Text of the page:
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Mechanical Separation

May 2017 - June 2018


The rockets made in NU AIAA are typically separated using a controlled blast of black powder. While the blast charges do work, they can be potentially damaging to sensitive electronics within the rocket. As such, the goal of this project was to design a method of non-chemical rocket separation to minimize the potential to damage sensitive internal equipment.

My Role:

As a member of this project, I helped design the mechanical separation technology and provided design input for the overall rocket design. I modeled some aspects of the electronics bay, facilitated group discussions when working through the design process, and helped construct the rocket as needed. (Most construction was done by younger members with less design experience so they could learn more about rocket design.)

Project Results:

The separation method used 3 compressed springs to force the rocket section to separate. Our design process mostly focused on determining what fastening method would work best at keeping the springs compressed until the desired time. We debated between a mechanical latch and a permanent electromagnet, and agreed that an electromagnet would simplify the design significantly. Once we finalized the prototype design, we improved its durability with more robust materials and installed it into a rocket for a test launch. We successfully launched the rocket to an apogee of ~780 feet, where the mechanical separation system worked flawlessly to deploy the rocket's drogue parachute. The main parachute separated via black powder as a backup at ~600 feet altitude. Neither the rocket nor the separation system sustained any damage during flight or recovery.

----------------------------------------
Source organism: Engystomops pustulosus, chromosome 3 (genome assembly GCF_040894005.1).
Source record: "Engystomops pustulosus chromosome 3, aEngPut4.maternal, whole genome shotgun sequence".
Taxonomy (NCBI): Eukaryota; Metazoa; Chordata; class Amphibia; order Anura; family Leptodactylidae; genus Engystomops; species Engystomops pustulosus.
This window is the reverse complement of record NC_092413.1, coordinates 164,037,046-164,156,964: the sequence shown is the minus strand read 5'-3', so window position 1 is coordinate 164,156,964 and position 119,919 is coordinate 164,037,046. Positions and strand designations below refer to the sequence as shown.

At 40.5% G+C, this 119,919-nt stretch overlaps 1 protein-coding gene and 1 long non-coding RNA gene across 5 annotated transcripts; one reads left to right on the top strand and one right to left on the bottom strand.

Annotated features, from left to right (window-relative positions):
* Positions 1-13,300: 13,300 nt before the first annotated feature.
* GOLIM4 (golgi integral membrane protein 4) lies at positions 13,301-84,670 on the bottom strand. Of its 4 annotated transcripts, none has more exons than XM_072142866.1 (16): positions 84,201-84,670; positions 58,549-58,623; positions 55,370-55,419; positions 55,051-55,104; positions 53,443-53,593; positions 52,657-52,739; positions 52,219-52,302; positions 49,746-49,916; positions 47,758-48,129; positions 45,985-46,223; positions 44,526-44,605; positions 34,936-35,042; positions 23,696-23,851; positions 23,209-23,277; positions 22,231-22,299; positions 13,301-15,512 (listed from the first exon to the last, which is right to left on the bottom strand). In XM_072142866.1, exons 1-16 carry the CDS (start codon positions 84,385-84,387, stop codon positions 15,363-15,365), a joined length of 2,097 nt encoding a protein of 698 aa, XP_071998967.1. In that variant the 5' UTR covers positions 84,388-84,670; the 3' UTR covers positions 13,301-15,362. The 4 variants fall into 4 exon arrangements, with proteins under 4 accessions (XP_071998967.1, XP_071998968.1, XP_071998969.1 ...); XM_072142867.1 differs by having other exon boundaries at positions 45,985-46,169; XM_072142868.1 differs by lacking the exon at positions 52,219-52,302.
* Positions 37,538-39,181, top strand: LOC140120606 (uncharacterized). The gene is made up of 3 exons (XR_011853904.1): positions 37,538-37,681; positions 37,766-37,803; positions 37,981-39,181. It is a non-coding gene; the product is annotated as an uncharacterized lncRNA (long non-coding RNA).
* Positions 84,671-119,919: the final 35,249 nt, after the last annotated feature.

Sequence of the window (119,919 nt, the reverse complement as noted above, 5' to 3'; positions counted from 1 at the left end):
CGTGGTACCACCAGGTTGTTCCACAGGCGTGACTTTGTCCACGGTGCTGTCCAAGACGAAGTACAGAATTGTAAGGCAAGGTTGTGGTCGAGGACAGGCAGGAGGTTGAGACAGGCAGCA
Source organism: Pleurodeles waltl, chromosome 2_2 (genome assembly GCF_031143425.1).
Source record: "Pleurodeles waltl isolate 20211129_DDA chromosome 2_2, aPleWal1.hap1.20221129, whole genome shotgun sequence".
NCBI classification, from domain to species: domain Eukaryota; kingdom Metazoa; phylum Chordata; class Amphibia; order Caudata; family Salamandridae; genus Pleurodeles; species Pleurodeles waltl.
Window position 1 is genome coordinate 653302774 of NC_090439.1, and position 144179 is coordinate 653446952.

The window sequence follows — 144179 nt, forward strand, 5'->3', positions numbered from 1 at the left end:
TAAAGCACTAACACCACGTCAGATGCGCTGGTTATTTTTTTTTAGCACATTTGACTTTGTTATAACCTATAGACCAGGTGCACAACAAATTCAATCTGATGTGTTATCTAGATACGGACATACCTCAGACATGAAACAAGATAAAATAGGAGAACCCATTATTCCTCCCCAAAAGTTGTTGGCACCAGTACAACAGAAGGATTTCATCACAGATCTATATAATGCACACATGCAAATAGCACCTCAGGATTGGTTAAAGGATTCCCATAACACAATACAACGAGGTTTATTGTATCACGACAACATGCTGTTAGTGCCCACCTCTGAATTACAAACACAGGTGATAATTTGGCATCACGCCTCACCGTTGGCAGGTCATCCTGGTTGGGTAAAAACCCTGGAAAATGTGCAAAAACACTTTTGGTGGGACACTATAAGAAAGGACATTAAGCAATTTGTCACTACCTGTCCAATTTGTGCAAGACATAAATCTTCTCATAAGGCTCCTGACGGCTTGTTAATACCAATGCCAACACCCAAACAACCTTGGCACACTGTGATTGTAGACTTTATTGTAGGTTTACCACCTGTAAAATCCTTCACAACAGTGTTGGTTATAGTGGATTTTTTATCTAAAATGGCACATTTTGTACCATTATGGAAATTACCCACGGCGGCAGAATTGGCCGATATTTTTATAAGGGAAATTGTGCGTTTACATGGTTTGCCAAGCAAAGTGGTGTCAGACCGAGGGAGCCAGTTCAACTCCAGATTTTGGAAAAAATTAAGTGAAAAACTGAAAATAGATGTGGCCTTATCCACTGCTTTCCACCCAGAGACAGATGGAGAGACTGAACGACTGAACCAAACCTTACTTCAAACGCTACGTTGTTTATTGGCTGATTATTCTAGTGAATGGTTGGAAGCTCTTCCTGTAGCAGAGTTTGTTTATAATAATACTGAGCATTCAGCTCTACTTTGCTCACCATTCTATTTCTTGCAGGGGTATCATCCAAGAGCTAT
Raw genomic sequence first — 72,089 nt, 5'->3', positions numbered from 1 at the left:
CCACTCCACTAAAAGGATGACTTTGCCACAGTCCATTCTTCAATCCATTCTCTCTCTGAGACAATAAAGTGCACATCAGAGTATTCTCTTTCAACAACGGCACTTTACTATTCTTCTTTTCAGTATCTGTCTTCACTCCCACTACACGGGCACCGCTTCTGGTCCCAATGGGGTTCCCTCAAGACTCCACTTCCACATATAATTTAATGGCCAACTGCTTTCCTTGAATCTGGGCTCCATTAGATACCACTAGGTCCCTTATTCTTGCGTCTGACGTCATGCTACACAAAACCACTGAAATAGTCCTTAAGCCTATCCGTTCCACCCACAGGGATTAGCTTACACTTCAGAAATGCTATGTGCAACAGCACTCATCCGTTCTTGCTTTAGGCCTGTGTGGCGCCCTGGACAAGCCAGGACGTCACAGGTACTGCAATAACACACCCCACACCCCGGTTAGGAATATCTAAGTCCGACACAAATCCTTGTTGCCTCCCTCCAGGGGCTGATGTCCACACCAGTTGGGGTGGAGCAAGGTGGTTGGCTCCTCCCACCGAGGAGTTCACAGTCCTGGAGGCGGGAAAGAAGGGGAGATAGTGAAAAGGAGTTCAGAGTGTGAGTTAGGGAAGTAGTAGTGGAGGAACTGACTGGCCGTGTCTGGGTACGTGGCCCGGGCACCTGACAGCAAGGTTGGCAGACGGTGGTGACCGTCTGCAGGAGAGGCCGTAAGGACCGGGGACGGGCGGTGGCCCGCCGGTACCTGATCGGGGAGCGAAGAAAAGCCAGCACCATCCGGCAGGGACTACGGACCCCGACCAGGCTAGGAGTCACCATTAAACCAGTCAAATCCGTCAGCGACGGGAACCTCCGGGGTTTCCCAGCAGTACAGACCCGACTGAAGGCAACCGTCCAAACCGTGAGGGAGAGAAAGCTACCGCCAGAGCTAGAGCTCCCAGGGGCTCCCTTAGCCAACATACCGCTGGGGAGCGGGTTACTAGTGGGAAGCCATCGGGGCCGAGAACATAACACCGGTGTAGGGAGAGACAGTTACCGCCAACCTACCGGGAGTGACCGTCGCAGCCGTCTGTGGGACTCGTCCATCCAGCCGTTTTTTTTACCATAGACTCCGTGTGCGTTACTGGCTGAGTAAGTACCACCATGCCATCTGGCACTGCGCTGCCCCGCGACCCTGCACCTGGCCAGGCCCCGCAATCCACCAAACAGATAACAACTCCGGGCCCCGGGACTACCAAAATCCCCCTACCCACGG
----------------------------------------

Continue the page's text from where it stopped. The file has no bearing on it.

Skills Learned:

  • Refined modeling skills in SolidWorks

  • Became familiar with the use of the club's desktop CNC

  • Strengthened knowledge of Laser Cutter and 3D Printing techniques

  • Mentored and taught newer members good design practice and fabrication techniques


©2018 by David Siegel